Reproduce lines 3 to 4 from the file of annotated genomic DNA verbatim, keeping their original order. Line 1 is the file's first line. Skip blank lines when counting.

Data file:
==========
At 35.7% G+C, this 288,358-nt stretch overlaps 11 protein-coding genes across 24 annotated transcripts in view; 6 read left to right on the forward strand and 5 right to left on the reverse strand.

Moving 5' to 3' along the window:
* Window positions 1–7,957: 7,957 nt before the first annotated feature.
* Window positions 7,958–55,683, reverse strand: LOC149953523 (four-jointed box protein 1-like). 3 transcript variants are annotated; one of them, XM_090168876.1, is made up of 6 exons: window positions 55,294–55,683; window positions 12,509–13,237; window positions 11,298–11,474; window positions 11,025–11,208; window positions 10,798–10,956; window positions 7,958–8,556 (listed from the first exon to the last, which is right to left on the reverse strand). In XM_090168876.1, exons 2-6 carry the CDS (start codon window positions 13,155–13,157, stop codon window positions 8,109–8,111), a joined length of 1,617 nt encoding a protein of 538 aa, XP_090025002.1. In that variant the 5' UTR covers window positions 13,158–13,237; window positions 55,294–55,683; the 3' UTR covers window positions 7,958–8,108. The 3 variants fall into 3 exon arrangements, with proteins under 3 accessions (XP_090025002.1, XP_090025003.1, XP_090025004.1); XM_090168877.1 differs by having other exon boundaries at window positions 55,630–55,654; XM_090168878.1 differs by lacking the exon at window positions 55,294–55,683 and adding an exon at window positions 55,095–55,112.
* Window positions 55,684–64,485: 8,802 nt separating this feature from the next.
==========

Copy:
* Window positions 1–7,957: 7,957 nt before the first annotated feature.
* Window positions 7,958–55,683, reverse strand: LOC149953523 (four-jointed box protein 1-like). 3 transcript variants are annotated; one of them, XM_090168876.1, is made up of 6 exons: window positions 55,294–55,683; window positions 12,509–13,237; window positions 11,298–11,474; window positions 11,025–11,208; window positions 10,798–10,956; window positions 7,958–8,556 (listed from the first exon to the last, which is right to left on the reverse strand). In XM_090168876.1, exons 2-6 carry the CDS (start codon window positions 13,155–13,157, stop codon window positions 8,109–8,111), a joined length of 1,617 nt encoding a protein of 538 aa, XP_090025002.1. In that variant the 5' UTR covers window positions 13,158–13,237; window positions 55,294–55,683; the 3' UTR covers window positions 7,958–8,108. The 3 variants fall into 3 exon arrangements, with proteins under 3 accessions (XP_090025002.1, XP_090025003.1, XP_090025004.1); XM_090168877.1 differs by having other exon boundaries at window positions 55,630–55,654; XM_090168878.1 differs by lacking the exon at window positions 55,294–55,683 and adding an exon at window positions 55,095–55,112.